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Headquartered in Charlotte, North Carolina, Curtiss-Wright Controls is the motion control segment of Curtiss-Wright Corporation (NYSE: CW). With manufacturing facilities around the world, Curtiss-Wright Controls is a leading technology-based organization providing niche motion control products, subsystems and services internationally for the aerospace and defense markets. For more information, visit

see also:- Curtiss-Wright - mentions on and
Curtiss-Wright's DAS overview (SSD modules and carriers)

  • editor's comments:- April 2013 - Among other things Curtiss-Wright Controls makes flash SSDs and data recorders for the rugged embedded and military markets. Many of these products are daughterboards which fit onto a single board computer - but some are SSD systems too.

    For alternative suppliers of similar products take a look at the companies mentioned in these links and directories:- military storage, 1 inch (and smaller) SSDs and data recorders
Curtiss-Wright recent milestones in SSD market history

In November 2008 - Curtiss-Wright launched 2 new flash SSDs in PMC / XMC form factors with upto 32GB capacity. Each card contains 2 independent SATA SSDs with upto 30MB/s throughput. For maximum throughput (50MB/s) the 2 drives can be run in RAID 0 mode.

In July 2009 - Curtiss-Wright launched the VPX3-FSM a rugged 256GB encrypted SLC flash SSD in a 3U VPX form factor module. Aimed at integrators in the aerospace and defense markets, the conduction-cooled SSD can be configured to appear to the host as 4 separate 64GB SATA drives or as a single drive with hardware RAID0 support. It's rated at 160MB/s memory R/W when configured as RAID0, and 75MB/s per port in a JBOD configuration.

In December 2010 - Curtiss-Wright launched the XMC-552 - a rugged 256GB XMC/PMC form factor SATA SSD with 200MB/s throughput, fast purge (in 4 seconds), bad block blocking and 128-bit AES encryption - for defense and aerospace applications.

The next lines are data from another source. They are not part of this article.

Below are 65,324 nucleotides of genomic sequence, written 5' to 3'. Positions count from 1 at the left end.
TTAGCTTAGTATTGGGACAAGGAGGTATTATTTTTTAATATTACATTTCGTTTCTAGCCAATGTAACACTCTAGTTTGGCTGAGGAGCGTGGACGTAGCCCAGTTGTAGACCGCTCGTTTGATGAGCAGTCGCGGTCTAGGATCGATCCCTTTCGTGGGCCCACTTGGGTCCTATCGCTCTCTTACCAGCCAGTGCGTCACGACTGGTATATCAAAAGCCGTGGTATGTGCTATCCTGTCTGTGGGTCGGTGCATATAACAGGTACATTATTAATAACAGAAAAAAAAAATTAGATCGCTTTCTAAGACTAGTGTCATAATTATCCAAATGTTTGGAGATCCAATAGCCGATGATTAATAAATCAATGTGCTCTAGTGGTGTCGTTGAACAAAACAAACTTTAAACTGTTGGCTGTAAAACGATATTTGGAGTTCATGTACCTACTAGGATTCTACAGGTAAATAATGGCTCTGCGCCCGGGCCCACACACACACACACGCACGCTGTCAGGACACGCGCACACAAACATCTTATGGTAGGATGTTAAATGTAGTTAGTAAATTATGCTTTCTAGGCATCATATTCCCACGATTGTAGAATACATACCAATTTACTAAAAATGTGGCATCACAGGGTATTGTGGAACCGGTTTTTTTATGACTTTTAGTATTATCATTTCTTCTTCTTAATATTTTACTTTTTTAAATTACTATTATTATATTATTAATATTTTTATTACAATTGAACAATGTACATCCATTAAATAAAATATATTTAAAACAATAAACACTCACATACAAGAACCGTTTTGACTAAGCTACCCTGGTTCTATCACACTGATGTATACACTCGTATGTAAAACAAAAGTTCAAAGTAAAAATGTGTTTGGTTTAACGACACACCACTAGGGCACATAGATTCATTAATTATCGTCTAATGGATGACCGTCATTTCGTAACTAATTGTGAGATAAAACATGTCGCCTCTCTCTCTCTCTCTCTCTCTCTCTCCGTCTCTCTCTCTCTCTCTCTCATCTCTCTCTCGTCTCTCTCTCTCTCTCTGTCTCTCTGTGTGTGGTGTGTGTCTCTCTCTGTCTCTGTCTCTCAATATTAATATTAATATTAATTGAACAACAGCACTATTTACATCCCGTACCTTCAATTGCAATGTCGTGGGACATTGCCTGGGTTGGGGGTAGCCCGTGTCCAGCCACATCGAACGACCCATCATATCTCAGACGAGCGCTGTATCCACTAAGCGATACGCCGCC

In June 2012 - Curtiss-Wright announced a new version of its rugged FC compatible SSD the SANbric which supports just under 5TB and weighs about 5 lbs.

In April 2013 - Curtiss-Wright announced the availability of conduction cooled secure 1TB SATA SLC SSD modules for use in its rugged 4 port NAS module which is designed to fit on an ARINC tray.
In the late 1980's I noticed that my defense and intelligence customers would, whenever they left their offices, unplug the removable disk shuttles from their workstations and lock them in solid filing cabinets which were built like safes with two heavy duty padlocks. Since there were armed guards on the gates going into those establishments, and electrified fences I knew they weren't worried about burglars
Editor's reminiscences about storage security

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real-time helicopter data - case study by Curtiss-Wright
Editor:- July 21, 2015 - Curtiss-Wright recently published an applications note (pdf) which describes an 8TB rugged flash SSD based data recorder providing real-time sensor recording and playback capabilities (with multiple 200MB/s channels) for a helicopter platform which uses the company's COTS network storage boxes. the paper (pdf)

Editor's comments:- The most useful thing about this paper is it gives you an idea of the physical size and throughput if you've got something similar in mind.

The main thing which has changed with this type of application for SSDs in recent decades is the size, storage capacity, power consumption and price. (Sensors stay pretty much the same.)

For a comparison (of memory types and interfaces in rugged "mobile" SSD based data recorders) take a look at this story from 1988 - TMS History of Working With the US DoD (pdf)

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How much capacitor hold up time do you need to make a 2.5" military SSD reliable?

Longer sounds better - but isn't the best for all applications.
0 to 3 seconds - extreme hold ups in 2.5" MIL SSDs
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When the SSD socket fits - but the datasheet doesn't.
BOM control and the mythical "standard" industrial SSD